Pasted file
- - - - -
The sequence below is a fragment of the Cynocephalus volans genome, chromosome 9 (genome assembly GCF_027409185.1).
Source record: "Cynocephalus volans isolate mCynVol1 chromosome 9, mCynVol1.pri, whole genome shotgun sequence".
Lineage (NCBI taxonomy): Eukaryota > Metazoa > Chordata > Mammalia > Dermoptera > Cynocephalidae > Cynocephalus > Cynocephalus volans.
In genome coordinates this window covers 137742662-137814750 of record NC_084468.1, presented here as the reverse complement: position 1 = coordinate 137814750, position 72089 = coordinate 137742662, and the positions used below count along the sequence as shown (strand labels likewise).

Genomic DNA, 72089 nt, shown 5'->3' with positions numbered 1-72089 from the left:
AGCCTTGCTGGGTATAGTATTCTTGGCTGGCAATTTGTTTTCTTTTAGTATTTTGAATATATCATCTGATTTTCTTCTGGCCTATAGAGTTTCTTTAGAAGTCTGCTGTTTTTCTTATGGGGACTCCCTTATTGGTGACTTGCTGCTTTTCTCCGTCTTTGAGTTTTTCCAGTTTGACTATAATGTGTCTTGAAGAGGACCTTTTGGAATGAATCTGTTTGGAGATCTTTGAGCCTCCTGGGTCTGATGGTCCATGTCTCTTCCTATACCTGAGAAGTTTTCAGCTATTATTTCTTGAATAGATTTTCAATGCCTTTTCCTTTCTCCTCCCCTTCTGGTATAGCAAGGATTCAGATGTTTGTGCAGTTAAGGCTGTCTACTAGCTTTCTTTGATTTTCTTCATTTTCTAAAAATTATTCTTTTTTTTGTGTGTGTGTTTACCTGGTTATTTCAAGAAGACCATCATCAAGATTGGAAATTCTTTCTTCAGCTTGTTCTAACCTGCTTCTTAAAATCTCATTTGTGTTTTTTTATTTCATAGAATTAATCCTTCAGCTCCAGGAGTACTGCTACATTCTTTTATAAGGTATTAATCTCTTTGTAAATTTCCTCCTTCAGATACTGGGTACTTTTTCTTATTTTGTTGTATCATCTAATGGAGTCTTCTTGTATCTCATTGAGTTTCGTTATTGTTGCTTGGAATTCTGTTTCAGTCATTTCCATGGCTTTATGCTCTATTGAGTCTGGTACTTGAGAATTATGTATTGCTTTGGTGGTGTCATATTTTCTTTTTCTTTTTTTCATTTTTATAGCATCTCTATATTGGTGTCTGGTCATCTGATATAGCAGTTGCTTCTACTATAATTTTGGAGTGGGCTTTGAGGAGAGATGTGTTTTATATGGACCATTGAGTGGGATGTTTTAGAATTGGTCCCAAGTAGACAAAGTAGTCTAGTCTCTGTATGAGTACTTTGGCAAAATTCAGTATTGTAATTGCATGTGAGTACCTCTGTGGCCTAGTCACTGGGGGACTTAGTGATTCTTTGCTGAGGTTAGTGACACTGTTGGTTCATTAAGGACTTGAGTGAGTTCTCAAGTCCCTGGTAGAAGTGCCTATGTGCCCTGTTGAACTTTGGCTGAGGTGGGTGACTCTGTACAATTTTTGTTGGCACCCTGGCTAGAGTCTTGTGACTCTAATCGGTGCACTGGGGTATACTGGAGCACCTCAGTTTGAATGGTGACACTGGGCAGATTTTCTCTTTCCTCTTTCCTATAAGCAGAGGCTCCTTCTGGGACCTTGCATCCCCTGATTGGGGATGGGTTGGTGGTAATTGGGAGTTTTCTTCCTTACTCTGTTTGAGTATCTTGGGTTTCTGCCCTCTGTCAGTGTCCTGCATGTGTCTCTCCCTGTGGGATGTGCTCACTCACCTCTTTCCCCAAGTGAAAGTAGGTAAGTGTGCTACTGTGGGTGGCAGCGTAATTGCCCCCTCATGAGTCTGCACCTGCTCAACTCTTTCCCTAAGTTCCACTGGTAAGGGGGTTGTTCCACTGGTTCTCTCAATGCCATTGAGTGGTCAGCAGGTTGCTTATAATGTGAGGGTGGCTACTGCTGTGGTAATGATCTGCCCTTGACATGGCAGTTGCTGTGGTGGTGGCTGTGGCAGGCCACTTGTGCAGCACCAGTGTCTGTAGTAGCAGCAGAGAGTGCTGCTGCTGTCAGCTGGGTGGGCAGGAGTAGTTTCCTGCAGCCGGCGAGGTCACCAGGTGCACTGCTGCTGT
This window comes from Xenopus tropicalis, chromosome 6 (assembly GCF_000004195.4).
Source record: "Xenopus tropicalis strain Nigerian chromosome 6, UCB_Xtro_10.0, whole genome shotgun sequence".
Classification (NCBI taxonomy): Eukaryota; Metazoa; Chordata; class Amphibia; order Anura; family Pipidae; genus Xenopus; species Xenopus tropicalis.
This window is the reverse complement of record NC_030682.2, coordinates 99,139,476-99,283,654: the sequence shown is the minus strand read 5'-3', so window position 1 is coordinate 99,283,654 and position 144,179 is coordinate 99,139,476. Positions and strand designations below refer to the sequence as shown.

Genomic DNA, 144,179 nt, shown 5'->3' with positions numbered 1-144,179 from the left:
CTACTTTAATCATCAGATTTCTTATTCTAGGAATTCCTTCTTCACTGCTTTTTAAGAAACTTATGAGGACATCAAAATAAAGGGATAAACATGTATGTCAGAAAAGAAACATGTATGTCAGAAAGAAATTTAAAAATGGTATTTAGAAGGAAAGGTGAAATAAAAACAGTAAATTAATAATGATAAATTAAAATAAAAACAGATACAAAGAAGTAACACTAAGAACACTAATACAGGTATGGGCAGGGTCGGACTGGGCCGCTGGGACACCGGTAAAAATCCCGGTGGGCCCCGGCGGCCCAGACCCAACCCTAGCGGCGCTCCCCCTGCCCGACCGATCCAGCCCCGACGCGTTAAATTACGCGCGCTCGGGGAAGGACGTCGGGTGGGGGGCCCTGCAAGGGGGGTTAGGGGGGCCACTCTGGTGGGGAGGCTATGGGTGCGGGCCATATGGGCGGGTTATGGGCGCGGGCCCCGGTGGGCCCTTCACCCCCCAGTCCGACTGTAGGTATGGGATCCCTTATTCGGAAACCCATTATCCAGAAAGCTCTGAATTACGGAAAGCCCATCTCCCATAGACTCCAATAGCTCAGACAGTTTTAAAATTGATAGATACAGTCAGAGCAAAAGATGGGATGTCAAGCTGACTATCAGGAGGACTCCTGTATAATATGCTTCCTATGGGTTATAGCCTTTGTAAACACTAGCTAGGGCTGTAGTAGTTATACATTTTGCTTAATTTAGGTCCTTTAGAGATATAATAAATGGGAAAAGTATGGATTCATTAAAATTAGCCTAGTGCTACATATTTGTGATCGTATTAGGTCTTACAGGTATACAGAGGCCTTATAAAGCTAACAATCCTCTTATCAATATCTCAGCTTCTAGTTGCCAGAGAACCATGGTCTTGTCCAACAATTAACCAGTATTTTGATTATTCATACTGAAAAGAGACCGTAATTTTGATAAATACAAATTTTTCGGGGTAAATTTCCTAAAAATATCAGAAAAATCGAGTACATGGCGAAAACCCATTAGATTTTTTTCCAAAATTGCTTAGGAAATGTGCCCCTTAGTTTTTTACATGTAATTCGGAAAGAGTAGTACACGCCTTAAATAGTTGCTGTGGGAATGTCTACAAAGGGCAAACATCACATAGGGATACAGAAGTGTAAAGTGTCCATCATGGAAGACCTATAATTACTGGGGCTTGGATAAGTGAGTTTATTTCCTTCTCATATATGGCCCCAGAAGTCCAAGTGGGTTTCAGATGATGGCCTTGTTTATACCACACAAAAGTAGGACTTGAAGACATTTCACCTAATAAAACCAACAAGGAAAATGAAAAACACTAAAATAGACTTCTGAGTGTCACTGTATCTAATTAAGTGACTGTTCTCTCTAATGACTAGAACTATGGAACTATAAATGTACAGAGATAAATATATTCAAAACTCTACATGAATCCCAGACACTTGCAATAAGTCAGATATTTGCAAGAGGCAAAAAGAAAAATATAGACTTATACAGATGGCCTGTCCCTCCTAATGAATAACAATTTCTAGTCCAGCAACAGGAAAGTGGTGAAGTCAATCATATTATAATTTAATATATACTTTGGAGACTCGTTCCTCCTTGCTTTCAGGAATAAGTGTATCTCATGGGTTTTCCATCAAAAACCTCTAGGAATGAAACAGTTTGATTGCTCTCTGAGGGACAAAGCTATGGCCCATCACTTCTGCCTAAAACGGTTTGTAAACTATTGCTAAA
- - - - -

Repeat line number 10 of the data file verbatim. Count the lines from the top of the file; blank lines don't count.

This window is the reverse complement of record NC_030682.2, coordinates 99,139,476-99,283,654: the sequence shown is the minus strand read 5'-3', so window position 1 is coordinate 99,283,654 and position 144,179 is coordinate 99,139,476. Positions and strand designations below refer to the sequence as shown.